Dindor said he reached the station at midnight between 5 and 6 October, but was kept there till 3 pm the second day. He said he fully cooperated with the enquiry. “At 3 pm on 6 October, I was arrested, with the CI informing me that I had given inflammatory speeches that led to violence at the protest on 24 September,” Dindor said. “This is a false charge. On 23 September my grandfather passed away at Dungarpur, and we remained at home the whole next day in mourning, I wasn’t even at Kankari Dungari. They arrested me simply for being a BTP member. That was the only reason they felt they needed.” Acquaintances of the family confirmed Dindor’s presence at the family home on the said date. When contacted, Singariya denied that he had arrested Dindor and cut the call. He did not pick up further calls and did not respond to messages. On 23 October, the Rajasthan high court ordered that Dindor be given bail. Dindor also told me that the police had filed FIRs naming several BTP leaders and cadre, though he did not have an exact number. This included senior leaders, such as Velaram Ghoghra, the BTP’s Rajasthan chief. 

The case against Banwari Lal Meena, a founding member of the Adivasi Ekta Manch Rajasthan—an Adivasi-rights organisation—follows a similar pattern to Dindor’s. Banwari is also employed as a technician in Rajasthan’s electricity department. “The first FIR was filed against me on 24 September claiming that at 6 pm I had set fire to a four-wheeler at Kankari Dungari,” Banwari told me. “The moment I was taken to court I showed them my cell phone which had tracked my location and showed I was nowhere near where the police claimed.” Banwari told me that on the morning of 24 September, he had been at the protest site, but had left for work that afternoon.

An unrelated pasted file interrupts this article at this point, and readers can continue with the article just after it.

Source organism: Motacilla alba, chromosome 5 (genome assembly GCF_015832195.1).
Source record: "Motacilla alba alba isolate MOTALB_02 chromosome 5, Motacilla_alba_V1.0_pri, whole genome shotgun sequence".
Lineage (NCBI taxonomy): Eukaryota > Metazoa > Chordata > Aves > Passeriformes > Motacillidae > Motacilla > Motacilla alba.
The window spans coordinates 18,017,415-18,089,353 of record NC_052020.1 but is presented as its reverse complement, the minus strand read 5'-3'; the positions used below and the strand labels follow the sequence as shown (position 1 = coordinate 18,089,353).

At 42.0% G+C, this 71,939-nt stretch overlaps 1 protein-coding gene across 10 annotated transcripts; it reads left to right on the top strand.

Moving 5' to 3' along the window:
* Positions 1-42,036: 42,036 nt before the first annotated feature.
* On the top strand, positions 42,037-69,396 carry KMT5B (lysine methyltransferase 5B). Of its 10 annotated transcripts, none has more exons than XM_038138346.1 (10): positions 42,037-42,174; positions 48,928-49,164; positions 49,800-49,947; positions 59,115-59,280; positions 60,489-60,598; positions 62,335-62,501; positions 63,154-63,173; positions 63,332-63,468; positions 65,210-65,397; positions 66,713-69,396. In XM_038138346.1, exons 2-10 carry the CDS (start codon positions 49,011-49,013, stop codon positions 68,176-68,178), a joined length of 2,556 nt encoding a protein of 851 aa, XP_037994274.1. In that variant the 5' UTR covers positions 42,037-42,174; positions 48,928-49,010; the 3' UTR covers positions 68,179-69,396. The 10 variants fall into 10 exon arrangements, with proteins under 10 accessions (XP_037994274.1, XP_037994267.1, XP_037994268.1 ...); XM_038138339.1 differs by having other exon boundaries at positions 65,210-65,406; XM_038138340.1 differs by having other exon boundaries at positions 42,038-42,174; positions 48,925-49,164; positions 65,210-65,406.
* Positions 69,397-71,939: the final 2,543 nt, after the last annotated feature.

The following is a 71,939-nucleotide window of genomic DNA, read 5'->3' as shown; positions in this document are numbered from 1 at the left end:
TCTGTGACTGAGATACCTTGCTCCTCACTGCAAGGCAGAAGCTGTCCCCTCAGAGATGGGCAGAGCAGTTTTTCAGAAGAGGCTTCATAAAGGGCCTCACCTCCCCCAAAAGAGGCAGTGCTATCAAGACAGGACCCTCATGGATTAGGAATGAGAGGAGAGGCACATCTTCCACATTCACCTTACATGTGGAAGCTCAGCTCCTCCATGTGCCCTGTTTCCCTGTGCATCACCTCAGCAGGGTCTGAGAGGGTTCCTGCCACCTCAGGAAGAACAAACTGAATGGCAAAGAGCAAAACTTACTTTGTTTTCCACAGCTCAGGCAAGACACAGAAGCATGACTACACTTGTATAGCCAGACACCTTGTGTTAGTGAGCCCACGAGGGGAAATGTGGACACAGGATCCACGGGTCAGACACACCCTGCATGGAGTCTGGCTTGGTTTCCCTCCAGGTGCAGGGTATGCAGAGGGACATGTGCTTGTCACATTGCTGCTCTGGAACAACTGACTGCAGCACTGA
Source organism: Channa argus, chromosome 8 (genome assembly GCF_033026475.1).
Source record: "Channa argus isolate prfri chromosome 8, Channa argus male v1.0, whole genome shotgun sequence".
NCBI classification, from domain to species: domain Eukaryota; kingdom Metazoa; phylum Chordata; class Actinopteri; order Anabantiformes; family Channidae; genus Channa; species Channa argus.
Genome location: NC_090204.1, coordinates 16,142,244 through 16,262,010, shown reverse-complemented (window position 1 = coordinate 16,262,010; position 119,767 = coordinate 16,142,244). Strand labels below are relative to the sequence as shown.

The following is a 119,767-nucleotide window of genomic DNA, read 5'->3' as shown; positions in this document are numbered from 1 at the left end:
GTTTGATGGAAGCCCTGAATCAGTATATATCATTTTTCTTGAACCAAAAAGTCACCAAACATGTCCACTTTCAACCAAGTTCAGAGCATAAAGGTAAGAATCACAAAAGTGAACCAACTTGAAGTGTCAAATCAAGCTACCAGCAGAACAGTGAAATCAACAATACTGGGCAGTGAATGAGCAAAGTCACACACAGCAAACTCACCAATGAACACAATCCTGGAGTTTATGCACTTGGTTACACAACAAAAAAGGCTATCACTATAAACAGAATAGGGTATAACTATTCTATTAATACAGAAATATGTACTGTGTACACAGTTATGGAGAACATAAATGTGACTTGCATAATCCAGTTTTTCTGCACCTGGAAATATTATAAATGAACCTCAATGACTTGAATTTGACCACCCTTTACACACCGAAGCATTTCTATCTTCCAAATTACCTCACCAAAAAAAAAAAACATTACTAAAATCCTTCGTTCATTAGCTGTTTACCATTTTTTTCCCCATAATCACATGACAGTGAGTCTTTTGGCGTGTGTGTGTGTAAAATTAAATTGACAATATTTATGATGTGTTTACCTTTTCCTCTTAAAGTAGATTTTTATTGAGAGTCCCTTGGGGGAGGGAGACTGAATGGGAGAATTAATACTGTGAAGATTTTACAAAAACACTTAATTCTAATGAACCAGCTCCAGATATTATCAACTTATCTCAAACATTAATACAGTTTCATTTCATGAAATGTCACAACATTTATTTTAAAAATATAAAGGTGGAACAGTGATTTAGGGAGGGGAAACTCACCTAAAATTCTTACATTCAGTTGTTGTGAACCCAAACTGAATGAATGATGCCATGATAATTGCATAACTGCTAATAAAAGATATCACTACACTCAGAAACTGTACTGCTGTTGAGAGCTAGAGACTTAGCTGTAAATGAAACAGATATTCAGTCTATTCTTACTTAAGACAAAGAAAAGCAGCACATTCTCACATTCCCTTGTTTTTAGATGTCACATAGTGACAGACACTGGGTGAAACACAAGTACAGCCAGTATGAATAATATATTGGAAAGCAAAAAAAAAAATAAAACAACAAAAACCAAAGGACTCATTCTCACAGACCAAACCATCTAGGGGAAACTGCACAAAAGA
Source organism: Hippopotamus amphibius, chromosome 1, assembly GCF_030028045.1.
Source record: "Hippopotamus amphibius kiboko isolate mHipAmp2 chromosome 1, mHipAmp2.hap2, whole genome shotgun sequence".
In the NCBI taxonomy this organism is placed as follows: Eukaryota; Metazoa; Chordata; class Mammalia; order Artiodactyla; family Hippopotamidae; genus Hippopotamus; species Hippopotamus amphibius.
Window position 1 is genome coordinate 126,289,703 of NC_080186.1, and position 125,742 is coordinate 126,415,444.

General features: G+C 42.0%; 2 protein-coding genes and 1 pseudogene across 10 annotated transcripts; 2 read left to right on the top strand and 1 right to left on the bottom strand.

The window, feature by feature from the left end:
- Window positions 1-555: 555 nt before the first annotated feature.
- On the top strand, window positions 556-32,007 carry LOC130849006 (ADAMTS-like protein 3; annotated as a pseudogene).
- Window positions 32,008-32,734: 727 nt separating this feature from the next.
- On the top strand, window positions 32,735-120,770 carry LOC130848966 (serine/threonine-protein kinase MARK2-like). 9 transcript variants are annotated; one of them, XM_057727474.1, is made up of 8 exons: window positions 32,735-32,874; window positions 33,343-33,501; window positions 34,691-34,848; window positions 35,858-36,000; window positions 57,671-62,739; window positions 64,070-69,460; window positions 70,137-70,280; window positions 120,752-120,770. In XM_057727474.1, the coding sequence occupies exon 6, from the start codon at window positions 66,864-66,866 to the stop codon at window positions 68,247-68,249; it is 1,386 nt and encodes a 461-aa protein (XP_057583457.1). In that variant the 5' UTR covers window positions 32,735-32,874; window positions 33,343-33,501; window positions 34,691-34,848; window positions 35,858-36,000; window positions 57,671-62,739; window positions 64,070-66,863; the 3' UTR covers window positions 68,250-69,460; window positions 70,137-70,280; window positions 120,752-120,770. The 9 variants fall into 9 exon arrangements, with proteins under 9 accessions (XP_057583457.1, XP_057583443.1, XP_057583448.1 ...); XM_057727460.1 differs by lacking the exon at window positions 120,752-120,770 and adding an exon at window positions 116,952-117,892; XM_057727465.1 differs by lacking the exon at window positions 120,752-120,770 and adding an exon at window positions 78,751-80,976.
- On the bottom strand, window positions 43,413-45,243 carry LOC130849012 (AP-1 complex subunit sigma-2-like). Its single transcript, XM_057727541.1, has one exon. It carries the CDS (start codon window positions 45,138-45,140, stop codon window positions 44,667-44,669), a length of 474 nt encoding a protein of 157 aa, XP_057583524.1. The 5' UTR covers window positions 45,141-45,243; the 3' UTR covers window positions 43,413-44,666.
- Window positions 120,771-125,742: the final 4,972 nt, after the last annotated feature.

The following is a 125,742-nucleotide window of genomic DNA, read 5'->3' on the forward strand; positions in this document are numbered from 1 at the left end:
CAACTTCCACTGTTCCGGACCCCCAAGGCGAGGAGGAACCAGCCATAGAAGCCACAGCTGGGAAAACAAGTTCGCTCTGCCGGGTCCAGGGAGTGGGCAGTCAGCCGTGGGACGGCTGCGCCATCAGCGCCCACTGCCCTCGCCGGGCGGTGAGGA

On 28 September, the police filed another case against Banwari which claimed that on 26 September he had thrown stones at a hotel in Dungarpur district. At the time Banwari had been on government duty overseeing panchayat elections in Bandikui Dausa district, nearly 500 kilometres from Dungarpur. Hearings are continuing in the both cases against Banwari. “I had given a speech at the protest which had been circulated by the media. The police wanted to brand me as a Naxal after that, which was why they kept foisting these cases against me,” Banwari told me.

Several Adivasi leaders I spoke to said that the arrested Adivasi youth had faced custodial violence. Rajkumar Roat, an MLA of the BTP, claimed that arrested people were brutally beaten by police, and told me that he had demanded the government hand over medical reports of every arrested Adivasi. Kirodilal Meena, a Rajya Sabha member from Rajasthan, who is from an Adivasi community and also a member of the BJP, said he had visited the protest site, the villages the police had attacked and the arrested Adivasi youth, between 12 and 16 October. “At Kherwada Police station”—where many of the Adivasi protesters were kept—“I saw that in one barrack there were 16 people in a half-naked condition,” Kirodilal told me. “They cannot even sleep in the night, there were no masks and no physical distancing.”

Kirodilal said that he had seen evidence of police brutality by the Kherwada police. “From last few days there was a viral video of two youths, the police were beating them,” he told me, referring to an incident in Mothali bridge, near Kherwada. “Both were beaten ruthlessly. As a result, Rupchand Damore one of the two has fractures in his hands including multiple fingers. Balaji Damore, the other person who was beaten, has fractures in both legs including multiple fractures in different parts of the body. When Jashoda Damore”—a relative of one of the youth—“tried to intercede between them, the police also hit her with lathis and broke her hand.” On 5 October, Kana Ram, the collector Dungarpur, and Jay Yadav, the superintendent of police were both transferred. Neither Ram or Yadav responded to questions about police violence in the district.